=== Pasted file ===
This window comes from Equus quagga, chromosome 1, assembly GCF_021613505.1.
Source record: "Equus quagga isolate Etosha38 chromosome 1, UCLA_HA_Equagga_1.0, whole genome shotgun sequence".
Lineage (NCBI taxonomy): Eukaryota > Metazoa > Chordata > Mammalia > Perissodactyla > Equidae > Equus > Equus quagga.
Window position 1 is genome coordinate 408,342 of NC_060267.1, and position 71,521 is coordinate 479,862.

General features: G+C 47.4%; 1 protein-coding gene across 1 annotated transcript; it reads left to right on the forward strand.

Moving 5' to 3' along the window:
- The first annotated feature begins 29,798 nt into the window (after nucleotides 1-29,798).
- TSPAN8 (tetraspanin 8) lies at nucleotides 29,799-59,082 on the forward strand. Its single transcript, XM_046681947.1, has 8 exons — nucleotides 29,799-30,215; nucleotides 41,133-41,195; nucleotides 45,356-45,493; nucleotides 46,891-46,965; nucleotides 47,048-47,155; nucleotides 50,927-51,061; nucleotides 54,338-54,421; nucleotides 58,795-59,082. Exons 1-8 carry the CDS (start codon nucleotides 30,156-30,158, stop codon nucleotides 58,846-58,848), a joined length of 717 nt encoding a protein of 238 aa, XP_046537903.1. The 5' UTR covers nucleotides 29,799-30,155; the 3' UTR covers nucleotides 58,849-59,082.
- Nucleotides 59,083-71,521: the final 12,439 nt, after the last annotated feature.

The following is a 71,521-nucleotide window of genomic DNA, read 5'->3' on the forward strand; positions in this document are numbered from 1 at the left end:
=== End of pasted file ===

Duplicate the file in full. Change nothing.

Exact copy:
This window comes from Equus quagga, chromosome 1, assembly GCF_021613505.1.
Source record: "Equus quagga isolate Etosha38 chromosome 1, UCLA_HA_Equagga_1.0, whole genome shotgun sequence".
Lineage (NCBI taxonomy): Eukaryota > Metazoa > Chordata > Mammalia > Perissodactyla > Equidae > Equus > Equus quagga.
Window position 1 is genome coordinate 408,342 of NC_060267.1, and position 71,521 is coordinate 479,862.

General features: G+C 47.4%; 1 protein-coding gene across 1 annotated transcript; it reads left to right on the forward strand.

Moving 5' to 3' along the window:
- The first annotated feature begins 29,798 nt into the window (after nucleotides 1-29,798).
- TSPAN8 (tetraspanin 8) lies at nucleotides 29,799-59,082 on the forward strand. Its single transcript, XM_046681947.1, has 8 exons — nucleotides 29,799-30,215; nucleotides 41,133-41,195; nucleotides 45,356-45,493; nucleotides 46,891-46,965; nucleotides 47,048-47,155; nucleotides 50,927-51,061; nucleotides 54,338-54,421; nucleotides 58,795-59,082. Exons 1-8 carry the CDS (start codon nucleotides 30,156-30,158, stop codon nucleotides 58,846-58,848), a joined length of 717 nt encoding a protein of 238 aa, XP_046537903.1. The 5' UTR covers nucleotides 29,799-30,155; the 3' UTR covers nucleotides 58,849-59,082.
- Nucleotides 59,083-71,521: the final 12,439 nt, after the last annotated feature.

The following is a 71,521-nucleotide window of genomic DNA, read 5'->3' on the forward strand; positions in this document are numbered from 1 at the left end: